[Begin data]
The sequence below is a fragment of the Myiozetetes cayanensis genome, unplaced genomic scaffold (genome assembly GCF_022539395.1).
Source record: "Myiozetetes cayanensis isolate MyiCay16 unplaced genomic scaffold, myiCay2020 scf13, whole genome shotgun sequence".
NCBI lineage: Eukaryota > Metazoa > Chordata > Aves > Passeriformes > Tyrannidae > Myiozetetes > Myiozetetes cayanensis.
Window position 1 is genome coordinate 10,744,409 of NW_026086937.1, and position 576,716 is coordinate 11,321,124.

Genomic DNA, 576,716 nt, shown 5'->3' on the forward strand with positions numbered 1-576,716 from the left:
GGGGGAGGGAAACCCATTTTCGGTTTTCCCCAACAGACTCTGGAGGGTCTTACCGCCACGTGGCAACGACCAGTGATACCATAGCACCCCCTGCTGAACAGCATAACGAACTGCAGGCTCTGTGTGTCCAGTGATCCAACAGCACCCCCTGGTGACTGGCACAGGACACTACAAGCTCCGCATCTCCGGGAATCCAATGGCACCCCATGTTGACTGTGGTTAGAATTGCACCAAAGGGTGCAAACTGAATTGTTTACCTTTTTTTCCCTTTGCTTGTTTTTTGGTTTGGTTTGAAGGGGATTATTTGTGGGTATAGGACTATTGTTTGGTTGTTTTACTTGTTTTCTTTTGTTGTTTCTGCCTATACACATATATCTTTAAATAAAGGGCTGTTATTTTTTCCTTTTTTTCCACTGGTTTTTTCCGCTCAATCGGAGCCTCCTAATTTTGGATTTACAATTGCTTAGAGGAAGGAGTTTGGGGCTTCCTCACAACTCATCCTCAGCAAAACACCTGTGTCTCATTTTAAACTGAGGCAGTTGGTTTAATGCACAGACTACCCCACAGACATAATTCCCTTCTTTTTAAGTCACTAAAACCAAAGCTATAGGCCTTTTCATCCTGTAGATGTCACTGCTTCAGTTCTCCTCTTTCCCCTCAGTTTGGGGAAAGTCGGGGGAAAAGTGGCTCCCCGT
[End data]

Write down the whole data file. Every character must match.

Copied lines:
The sequence below is a fragment of the Myiozetetes cayanensis genome, unplaced genomic scaffold (genome assembly GCF_022539395.1).
Source record: "Myiozetetes cayanensis isolate MyiCay16 unplaced genomic scaffold, myiCay2020 scf13, whole genome shotgun sequence".
NCBI lineage: Eukaryota > Metazoa > Chordata > Aves > Passeriformes > Tyrannidae > Myiozetetes > Myiozetetes cayanensis.
Window position 1 is genome coordinate 10,744,409 of NW_026086937.1, and position 576,716 is coordinate 11,321,124.

Genomic DNA, 576,716 nt, shown 5'->3' on the forward strand with positions numbered 1-576,716 from the left:
GGGGGAGGGAAACCCATTTTCGGTTTTCCCCAACAGACTCTGGAGGGTCTTACCGCCACGTGGCAACGACCAGTGATACCATAGCACCCCCTGCTGAACAGCATAACGAACTGCAGGCTCTGTGTGTCCAGTGATCCAACAGCACCCCCTGGTGACTGGCACAGGACACTACAAGCTCCGCATCTCCGGGAATCCAATGGCACCCCATGTTGACTGTGGTTAGAATTGCACCAAAGGGTGCAAACTGAATTGTTTACCTTTTTTTCCCTTTGCTTGTTTTTTGGTTTGGTTTGAAGGGGATTATTTGTGGGTATAGGACTATTGTTTGGTTGTTTTACTTGTTTTCTTTTGTTGTTTCTGCCTATACACATATATCTTTAAATAAAGGGCTGTTATTTTTTCCTTTTTTTCCACTGGTTTTTTCCGCTCAATCGGAGCCTCCTAATTTTGGATTTACAATTGCTTAGAGGAAGGAGTTTGGGGCTTCCTCACAACTCATCCTCAGCAAAACACCTGTGTCTCATTTTAAACTGAGGCAGTTGGTTTAATGCACAGACTACCCCACAGACATAATTCCCTTCTTTTTAAGTCACTAAAACCAAAGCTATAGGCCTTTTCATCCTGTAGATGTCACTGCTTCAGTTCTCCTCTTTCCCCTCAGTTTGGGGAAAGTCGGGGGAAAAGTGGCTCCCCGT